🎨 You may also have heard of the term ‘clashing colors’ which seems to suggest one color is pitted against another, but which more specifically refers to different shades of colors that don’t work well together. For instance, a bright yellow with high contrast will work well with a contrasting color such as a bright purple, but less well with a warm and muted purple.
21. Convert to grayscale to check color value and balance
To make sure that there’s balance in your composition, you can also convert your design to grayscale every now and then. This will reveal the brightness (color value) of all your colors. If all of your values are the same or similar, try adjusting the brightness of a few colors to create some more contrast.
For an even more precise tool, you can also look at the color balance, which allows you to fine-tune the level of cyan, magenta, yellow, red, green, and blue in each color swatch.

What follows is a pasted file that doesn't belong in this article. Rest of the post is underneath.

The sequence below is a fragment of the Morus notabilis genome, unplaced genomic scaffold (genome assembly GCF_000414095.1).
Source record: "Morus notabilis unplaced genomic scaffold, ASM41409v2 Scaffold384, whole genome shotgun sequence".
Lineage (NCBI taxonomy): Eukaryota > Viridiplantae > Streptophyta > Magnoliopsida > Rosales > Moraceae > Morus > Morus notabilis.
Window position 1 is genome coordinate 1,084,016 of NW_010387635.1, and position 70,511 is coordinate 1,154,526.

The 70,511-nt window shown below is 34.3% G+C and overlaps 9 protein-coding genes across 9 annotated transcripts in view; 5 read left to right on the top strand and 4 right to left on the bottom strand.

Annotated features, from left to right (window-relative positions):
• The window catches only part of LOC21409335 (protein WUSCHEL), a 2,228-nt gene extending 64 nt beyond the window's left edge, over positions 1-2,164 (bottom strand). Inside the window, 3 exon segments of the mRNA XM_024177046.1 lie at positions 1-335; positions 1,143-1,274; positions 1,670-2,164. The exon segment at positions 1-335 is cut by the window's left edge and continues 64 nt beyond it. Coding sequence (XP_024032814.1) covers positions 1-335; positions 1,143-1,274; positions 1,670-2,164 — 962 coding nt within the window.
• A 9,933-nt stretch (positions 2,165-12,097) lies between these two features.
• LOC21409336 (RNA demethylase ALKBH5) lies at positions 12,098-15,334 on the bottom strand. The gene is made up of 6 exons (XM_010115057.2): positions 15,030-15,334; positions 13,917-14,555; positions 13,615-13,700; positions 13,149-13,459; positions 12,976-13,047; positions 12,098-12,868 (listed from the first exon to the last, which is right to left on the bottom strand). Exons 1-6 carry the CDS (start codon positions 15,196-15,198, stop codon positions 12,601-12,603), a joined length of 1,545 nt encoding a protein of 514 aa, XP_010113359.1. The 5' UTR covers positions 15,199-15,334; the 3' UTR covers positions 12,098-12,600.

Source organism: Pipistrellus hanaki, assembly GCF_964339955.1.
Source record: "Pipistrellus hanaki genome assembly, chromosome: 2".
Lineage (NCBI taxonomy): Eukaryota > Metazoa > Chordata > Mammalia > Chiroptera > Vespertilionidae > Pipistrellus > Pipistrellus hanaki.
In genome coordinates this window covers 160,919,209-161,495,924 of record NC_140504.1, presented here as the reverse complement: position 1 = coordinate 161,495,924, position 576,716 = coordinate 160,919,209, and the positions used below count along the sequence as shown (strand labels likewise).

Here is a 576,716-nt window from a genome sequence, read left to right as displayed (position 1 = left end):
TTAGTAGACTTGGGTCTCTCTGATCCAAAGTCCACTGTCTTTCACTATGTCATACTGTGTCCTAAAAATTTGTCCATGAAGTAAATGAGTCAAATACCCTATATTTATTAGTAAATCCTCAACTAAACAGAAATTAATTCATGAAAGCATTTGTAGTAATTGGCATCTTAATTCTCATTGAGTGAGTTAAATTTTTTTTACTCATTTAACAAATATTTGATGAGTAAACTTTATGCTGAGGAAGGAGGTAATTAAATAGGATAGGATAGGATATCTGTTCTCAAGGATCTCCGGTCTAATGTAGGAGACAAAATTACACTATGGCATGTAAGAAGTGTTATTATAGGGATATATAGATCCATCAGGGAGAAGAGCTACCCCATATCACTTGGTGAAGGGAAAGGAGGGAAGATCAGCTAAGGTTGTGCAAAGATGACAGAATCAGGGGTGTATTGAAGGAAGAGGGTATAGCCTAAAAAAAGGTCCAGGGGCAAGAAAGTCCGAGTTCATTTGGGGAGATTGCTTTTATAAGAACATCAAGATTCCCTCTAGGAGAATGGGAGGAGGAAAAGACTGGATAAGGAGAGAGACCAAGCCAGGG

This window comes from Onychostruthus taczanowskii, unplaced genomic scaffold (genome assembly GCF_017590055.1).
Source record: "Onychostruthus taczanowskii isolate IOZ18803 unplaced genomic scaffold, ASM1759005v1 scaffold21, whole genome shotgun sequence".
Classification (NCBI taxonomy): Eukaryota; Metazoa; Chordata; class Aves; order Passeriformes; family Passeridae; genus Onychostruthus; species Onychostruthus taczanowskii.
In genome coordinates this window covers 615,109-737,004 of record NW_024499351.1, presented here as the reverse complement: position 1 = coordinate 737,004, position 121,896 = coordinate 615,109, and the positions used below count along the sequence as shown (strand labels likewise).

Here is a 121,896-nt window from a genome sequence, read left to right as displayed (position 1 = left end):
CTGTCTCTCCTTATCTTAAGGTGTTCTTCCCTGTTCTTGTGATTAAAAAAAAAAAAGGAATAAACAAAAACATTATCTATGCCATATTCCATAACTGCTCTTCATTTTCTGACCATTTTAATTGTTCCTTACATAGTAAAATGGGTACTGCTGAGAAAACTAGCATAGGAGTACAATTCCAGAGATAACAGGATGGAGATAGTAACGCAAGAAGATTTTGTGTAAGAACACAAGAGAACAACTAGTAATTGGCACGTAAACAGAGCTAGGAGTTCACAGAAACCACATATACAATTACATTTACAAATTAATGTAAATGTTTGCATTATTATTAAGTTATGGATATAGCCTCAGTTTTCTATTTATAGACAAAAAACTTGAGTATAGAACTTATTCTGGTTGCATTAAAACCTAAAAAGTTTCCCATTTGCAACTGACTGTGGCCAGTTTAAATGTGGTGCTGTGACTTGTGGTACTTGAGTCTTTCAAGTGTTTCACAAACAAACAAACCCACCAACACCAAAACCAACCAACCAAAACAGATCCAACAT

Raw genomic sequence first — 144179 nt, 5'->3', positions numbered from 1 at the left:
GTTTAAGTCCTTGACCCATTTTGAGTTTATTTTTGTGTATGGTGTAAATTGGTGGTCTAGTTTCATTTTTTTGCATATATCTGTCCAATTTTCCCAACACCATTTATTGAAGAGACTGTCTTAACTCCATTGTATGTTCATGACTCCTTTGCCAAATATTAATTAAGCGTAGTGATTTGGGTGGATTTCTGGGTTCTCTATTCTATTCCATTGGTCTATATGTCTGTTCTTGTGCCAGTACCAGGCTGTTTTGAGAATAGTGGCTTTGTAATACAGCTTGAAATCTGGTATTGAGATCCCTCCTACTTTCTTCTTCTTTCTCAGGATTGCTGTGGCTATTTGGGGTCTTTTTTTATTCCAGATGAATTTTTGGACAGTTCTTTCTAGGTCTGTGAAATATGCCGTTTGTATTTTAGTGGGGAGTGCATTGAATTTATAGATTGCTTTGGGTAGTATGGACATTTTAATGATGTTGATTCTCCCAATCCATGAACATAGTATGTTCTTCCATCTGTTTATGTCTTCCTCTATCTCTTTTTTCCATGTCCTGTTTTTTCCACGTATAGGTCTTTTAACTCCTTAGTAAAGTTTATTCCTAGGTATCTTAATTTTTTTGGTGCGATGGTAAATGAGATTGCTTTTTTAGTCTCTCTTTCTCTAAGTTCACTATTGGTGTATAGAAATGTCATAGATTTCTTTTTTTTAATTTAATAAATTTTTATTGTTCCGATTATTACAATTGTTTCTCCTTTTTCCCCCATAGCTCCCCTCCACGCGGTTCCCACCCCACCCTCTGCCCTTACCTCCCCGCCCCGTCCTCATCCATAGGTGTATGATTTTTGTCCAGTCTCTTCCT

22. Check your character palette against various backgrounds
Lastly, no matter how carefully you choose the colors for your character design, remember to always check it against the background(s) your characters will be placed on. All your work will be in vain if it clashes or blends too well with the background.
With all that said, let’s take a moment to acknowledge that color theory is complex and that there are no hard and fast rules. In the end, you decide what you want to highlight and how to apply your colors, but if you let ‘clarity’ and ‘simplicity’ of message be your guiding principles, you’re more likely to step on the right path.
Now, once you’ve settled on your silhouette and color palette, it’s time to hone in on a few essential details and turn them up a notch.
Exaggerate your observations of reality
As an artist, regardless of what medium you work in, one of your ultimate goals is probably to capture and reinterpret reality so that other people can see it through a new lens; telling a story about the world as you see it, with the hopes that it will resonate with other people too.